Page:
I can sort of understand the bond sell-off, but I can't understand where this will take us. In other words, I'm not sure where these traders intend to put their money.

I have been resisting the signs that point to another "great depression"-like fall, but I'm beginning to think we may be seeing just that.

Does anyone else think we're on the brink of what could be a VERY VERY ugly economic meltdown? Is Paul Krugman right?

Posted by: SZ on July 22, 2003 03:01 PM

>Stan on July 22, 2003 02:33 PM

>"Mike, you're still lost with all of the answers...

>achilles on July 22, 2003 02:45 PM

>"Oh poor Mikey...

Well guys, at least I'm in good company. It's not like this stuff is "rocket science" or anything.

Hell, better men than you two have understood the problem AND its consequences since the industrial revolution first stood up on its hind legs...

"I see in the near future a crisis approaching that unnerves me and causes me to tremble for the safety of my country. . . . corporations have been enthroned and an era of corruption in high places will follow, and the money power of the country will endeavor to prolong its reign by working upon the prejudices of the people until all wealth is aggregated in a few hands and the Republic is destroyed."

-- U.S. President Abraham Lincoln, Nov. 21, 1864
(letter to Col. William F. Elkins)

And they have TRIED to explain all of this stuff to guys like you two again, and again...

The Economic Consequences of the Peace

by John Maynard Keynes


Why SOME people STILL don't seem to "get it" after all these years, and bubbles, and crashes, and wars is beyond me.....

Posted by: Mike on July 22, 2003 03:02 PM

>Posted by Gideon S at July 22, 2003 02:48 PM

>Mike, quit with the ten thousand word posts. Just give the links and keep it relatively short. Or get your own blog.

(Is it my turn ;?)

Hey bubba G? Are you the boss of me? I don't THINK so.

Here's a "friendly suggestion" from me to you:

Mind your OWN damned business. It's really not so hard. Once you get used to it...

Posted by: Mike on July 22, 2003 03:17 PM

? what does "morgage "Convexity"" mean.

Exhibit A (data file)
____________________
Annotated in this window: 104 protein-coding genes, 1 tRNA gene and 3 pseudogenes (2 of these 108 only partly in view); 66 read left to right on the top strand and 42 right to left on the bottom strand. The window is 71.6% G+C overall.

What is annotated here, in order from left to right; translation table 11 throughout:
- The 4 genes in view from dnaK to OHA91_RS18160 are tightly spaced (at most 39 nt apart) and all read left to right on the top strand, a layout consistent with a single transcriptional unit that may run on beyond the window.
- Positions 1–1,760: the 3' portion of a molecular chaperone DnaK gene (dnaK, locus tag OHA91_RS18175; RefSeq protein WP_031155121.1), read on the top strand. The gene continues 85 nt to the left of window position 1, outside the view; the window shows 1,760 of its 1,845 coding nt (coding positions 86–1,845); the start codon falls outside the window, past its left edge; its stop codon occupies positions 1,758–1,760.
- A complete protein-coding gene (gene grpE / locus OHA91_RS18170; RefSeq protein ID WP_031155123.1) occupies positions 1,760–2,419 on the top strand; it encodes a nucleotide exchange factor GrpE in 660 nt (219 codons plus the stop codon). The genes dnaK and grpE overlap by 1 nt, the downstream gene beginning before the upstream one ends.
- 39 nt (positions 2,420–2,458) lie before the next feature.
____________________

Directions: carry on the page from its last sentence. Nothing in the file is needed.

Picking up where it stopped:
Posted by: big al on July 22, 2003 04:03 PM

Roach must really know he has made it in the world when he makes DeLong's weblog! Has Roach of the Wildnerness heard "The dirty little secret that neither party wants to talk about"?


The Congressional Budget Office said last month the 2003 deficit would top $400 billion, catching up with private-sector forecasts.

As a share of the economy, the 2003 and 2004 deficits represent 4.2 percent of gross domestic product, below the record 6 percent registered in 1983. If everything goes according to Hoyle, with GDP growing at the administration's projected 2.8 percent in this calendar year and 3.7 percent in 2004, the 2006 deficit would represent 1.9 percent of GDP.

Growth Matters

Just to give you an idea of how important economic growth is in the equation, if the economy grows at 2 percent rather than 3.7 percent, the deficit could easily balloon to $600 billion next year, according to Chris Wiegand, an economist at Citigroup Inc.


The dirty little secret that neither party wants to talk about is that President George W. Bush is a big spender. Stripping out the increase in national defense outlays, discretionary spending, which is dictated by 13 annual appropriation bills, rose 12.3 percent in fiscal 2002 and will rise 12.6 percent in 2003, according to Veronique de Rugy, a fiscal policy analyst at the Cato Institute, a libertarian think tank in Washington.

Discretionary spending does not include things like unemployment insurance and food stamps, which along with Social Security and Medicare are mandatory and which always rise when the economy is weak.

Son Beats Dad

Bush's three-year track record for real non-defense discretionary spending in inflation-adjusted terms shows a cumulative 20.8 increase, exceeding the first three years of Bush I (up 11.6 percent) and the full four-year terms of Jimmy Carter (up 13.8 percent), Ronald Reagan (down 13.5 percent in the first term and down 3.2 percent in the second), Bill Clinton (down 0.7 percent and up 8.2 percent), according to de Rugy.

Posted by: Faith Witryol on July 22, 2003 04:12 PM

A good background paper on convexity is here:

How credible was (or is) the Fed claim to be able to meaningfully intervene as a purchaser of long term securities? It seems to me to be meaningful as talk (so-called jawboning) to bring long term real interest rates lower, temporarily - but could it actually do what it repeatedly claimed to be able to do? If not, then what?

Posted by: Eric Glynn on July 22, 2003 05:07 PM

Sorry - that convexity link is:


Posted by: Eric Glynn on July 22, 2003 05:12 PM

I believe that bonds were (and are) overpriced, but I think the proximate cause of the fall was a change in perception regarding the likelihood of unconventional (outside shifting the funds rate) actions to support the bond market as a result of the first day of Greenspan's testimony. Belief that such actions were possible encouraged bond buying at unreasonable prices.

Now that bonds are falling, the need to unwind positions that were basically entered into as hedges can create a situation where the selling feeds upon itself. No telling how far it can go, but it isn't likely to stop with bonds still significantly above what most people would say is a fundamentally justified price.

Posted by: matthew wilbert on July 22, 2003 06:00 PM

Matthew -

But was that belief that such unconventional actions were possible and on the Fed's horizon justifiable, in your view?

Posted by: Eric Glynn on July 22, 2003 06:58 PM

Can someone give me a nice run down on how and why this will effect the housing market? What are the lags? How direct, specifically, are the effects, etc.

Posted by: theCoach on July 22, 2003 08:22 PM